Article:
What do you know of the Romans in Renfrewshire? Do you believe the stories of a Roman fort at Castlehead and Oakshaw? Did you know that the terminus of Rome’s north western frontier terminated near Bishopton?
The presence of the Romans in Paisley and Renfrewshire has always been a bone of contention. Writers in 18th and 19th Century placed a roman fort on Oakshaw at the site of the John Neilston Institute, based on Ptolemy’s map of Scotland assuming that the placename ’Vandogora’ was Paisley. Today this theory is discounted, and it is believed at Vandogora now relates to Loundoun Hill in Ayrshire and Oakshaw and Castlehead were more likely to be native Iron Age Hillforts, similar to hillfort at Walls Hill above Johnstone.
When early historians wrote the histories of Renfrewshire & Paisley, two main Roman forts of Renfrewshire had not been discovered. Whitemoss fort was discovered in 1949 through an examination of aerial photographs of the Bishopton area to solve a long-term mystery about the apparent weakness of the western end of the Antonine Wall. Again in 1953 a second fort on Barochan Hill was discovered on aerial photographs. Today nothing is visible above ground for the two forts, but they can still be seen on aerial or satellite photographs.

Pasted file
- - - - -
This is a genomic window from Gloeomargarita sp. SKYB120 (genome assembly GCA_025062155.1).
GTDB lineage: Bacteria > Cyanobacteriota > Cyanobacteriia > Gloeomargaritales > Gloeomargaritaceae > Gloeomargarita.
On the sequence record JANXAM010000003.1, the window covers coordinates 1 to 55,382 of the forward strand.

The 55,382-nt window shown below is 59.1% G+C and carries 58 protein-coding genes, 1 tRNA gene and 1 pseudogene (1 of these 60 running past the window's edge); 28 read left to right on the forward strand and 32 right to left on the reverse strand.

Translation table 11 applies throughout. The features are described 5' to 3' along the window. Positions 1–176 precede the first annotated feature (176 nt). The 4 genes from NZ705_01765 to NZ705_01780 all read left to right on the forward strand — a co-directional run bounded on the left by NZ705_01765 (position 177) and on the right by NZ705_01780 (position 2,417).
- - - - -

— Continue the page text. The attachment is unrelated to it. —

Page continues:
Excavations in 1972 at Barochan Hill showed that the fort dated to the Flavian period that stretched between 69AD and 96AD which indicates that it would have been constructed and occupied during Rome’s first campaign in Scotland under Gnaeus Julius Agricola. The fort covered an area 160m E-W and 90m N-S, around 3.55 acres in size. The excavations produced numerous artifacts including Roman pottery including the remains of 51 samian ware vessels, glass and copper alloy nails.
The fort at Whitemoss, was dated to two time periods 141-155AD and 158-188, which dates its construction to the same period as the Antonine Wall on the northern side of the Clyde Estuary. The dating of Whitemoss comes from pottery found at the site. Whitemoss or Bishopton fort as it is sometimes referred to, covered an area of 4 acres and is directly opposite Duntochar Fort on the Antonine Wall. From Duntochar Fort, Whitemoss and the earlier Barochan Hill Fort are both clearly visible. All though the Antonine Wall terminated at Old Kilpatrick to the north of the Clyde, Whitemoss Fort became the terminus of Antonine’s frontier at the west, essentially protecting the Clyde estuary form attack.
Although Barochan and Whitemoss Forts have not been subjected to extensive excavation (such as Vindolanda on Hadrian’s Wall) there is no doubt that these forts were Rome’s foothold in Renfrewshire in the first and second centuries, both playing their part in the defence of the north western frontier.